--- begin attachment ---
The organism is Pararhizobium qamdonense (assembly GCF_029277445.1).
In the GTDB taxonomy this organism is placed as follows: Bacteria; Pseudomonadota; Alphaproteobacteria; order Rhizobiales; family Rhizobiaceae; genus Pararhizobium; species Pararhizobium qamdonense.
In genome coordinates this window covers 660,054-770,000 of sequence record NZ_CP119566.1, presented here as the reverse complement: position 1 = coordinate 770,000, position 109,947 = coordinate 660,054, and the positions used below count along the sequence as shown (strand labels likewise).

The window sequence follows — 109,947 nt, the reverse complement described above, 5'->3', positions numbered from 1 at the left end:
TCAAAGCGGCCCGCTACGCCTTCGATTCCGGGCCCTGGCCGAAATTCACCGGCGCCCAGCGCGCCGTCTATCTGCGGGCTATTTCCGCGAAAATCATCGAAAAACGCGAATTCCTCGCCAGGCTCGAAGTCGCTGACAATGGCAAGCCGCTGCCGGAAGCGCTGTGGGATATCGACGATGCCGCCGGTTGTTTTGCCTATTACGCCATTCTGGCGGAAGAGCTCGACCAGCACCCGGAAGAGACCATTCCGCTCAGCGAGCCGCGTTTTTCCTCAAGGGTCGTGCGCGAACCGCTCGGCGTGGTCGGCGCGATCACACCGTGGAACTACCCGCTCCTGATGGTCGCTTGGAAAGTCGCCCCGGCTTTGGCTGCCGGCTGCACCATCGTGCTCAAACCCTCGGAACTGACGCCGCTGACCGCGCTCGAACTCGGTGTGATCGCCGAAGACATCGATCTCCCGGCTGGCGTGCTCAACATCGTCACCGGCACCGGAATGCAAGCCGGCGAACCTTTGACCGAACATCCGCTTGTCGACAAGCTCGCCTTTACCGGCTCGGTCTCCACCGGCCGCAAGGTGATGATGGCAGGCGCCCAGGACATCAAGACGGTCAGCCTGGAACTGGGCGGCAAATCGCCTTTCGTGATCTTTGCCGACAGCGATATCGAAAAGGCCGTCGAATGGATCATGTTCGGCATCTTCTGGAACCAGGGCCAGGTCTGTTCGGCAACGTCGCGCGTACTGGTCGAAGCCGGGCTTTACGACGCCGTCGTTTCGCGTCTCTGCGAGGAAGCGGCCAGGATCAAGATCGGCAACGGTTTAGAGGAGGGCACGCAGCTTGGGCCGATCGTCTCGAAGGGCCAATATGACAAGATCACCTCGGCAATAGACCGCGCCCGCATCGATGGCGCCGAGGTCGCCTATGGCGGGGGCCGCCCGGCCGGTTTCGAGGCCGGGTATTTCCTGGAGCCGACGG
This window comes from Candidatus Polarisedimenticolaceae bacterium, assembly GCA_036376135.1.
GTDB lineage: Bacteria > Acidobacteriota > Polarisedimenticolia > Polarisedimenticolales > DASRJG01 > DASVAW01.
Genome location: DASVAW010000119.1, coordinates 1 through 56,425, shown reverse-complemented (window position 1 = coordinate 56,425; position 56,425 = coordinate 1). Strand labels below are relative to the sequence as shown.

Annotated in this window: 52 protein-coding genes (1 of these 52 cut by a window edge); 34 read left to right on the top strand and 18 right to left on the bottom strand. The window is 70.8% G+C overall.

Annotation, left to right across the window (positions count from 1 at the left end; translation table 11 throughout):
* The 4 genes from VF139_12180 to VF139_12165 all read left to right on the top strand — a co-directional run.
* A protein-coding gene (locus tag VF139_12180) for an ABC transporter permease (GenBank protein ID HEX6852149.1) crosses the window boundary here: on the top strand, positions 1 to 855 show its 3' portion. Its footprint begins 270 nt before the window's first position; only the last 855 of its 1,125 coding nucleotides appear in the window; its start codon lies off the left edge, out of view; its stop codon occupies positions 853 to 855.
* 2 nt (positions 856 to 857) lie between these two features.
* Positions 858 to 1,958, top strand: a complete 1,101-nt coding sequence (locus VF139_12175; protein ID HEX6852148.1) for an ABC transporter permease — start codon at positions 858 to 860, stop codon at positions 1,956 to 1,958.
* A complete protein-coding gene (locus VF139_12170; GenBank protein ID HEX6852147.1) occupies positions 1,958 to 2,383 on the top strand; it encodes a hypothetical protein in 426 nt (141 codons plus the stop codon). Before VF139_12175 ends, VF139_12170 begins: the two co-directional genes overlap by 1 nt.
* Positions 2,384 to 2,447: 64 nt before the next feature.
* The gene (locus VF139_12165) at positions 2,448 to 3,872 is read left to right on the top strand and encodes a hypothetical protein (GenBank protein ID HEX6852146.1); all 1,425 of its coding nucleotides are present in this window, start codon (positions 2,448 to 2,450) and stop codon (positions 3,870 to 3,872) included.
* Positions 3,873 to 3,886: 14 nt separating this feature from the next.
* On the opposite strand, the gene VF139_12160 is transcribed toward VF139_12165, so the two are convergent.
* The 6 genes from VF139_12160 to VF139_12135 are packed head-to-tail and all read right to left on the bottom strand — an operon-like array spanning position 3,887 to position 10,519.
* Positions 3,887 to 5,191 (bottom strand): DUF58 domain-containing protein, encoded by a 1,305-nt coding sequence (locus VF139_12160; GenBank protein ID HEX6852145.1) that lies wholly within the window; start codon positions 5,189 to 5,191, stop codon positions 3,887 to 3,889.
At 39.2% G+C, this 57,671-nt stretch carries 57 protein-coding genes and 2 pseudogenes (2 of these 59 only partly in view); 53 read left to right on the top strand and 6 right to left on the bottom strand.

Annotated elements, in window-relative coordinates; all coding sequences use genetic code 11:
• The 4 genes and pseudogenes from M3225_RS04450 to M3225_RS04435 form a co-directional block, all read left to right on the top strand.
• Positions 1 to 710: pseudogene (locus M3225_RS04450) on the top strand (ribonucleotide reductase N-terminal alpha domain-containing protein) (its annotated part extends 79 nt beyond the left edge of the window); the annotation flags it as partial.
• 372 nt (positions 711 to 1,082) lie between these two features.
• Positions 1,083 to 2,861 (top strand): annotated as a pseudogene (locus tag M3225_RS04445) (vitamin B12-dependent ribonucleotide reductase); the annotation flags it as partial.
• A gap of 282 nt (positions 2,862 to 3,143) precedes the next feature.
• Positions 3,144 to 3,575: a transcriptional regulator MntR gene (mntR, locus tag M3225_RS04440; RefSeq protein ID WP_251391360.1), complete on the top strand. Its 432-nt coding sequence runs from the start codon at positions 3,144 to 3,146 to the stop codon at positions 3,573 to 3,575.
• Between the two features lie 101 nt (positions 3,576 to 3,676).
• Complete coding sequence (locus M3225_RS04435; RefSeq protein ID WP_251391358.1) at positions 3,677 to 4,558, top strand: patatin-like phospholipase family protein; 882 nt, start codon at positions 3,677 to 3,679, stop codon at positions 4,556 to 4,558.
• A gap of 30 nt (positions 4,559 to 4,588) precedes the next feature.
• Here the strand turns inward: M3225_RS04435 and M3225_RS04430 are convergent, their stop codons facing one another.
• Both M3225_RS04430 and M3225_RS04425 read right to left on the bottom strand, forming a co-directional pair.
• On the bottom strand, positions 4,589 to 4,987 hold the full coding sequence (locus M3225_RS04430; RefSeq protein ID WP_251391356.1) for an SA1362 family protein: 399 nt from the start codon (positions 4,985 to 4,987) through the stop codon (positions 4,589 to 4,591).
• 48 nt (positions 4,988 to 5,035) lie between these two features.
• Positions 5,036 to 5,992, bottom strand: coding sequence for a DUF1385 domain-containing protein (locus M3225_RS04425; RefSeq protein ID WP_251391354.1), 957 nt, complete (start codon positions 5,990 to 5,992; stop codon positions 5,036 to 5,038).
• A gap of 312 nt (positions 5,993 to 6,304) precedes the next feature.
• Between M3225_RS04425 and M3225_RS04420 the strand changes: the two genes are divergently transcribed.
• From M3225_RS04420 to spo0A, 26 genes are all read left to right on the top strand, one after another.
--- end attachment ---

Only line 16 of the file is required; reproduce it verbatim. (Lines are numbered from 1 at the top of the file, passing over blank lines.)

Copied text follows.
* Positions 2,384 to 2,447: 64 nt before the next feature.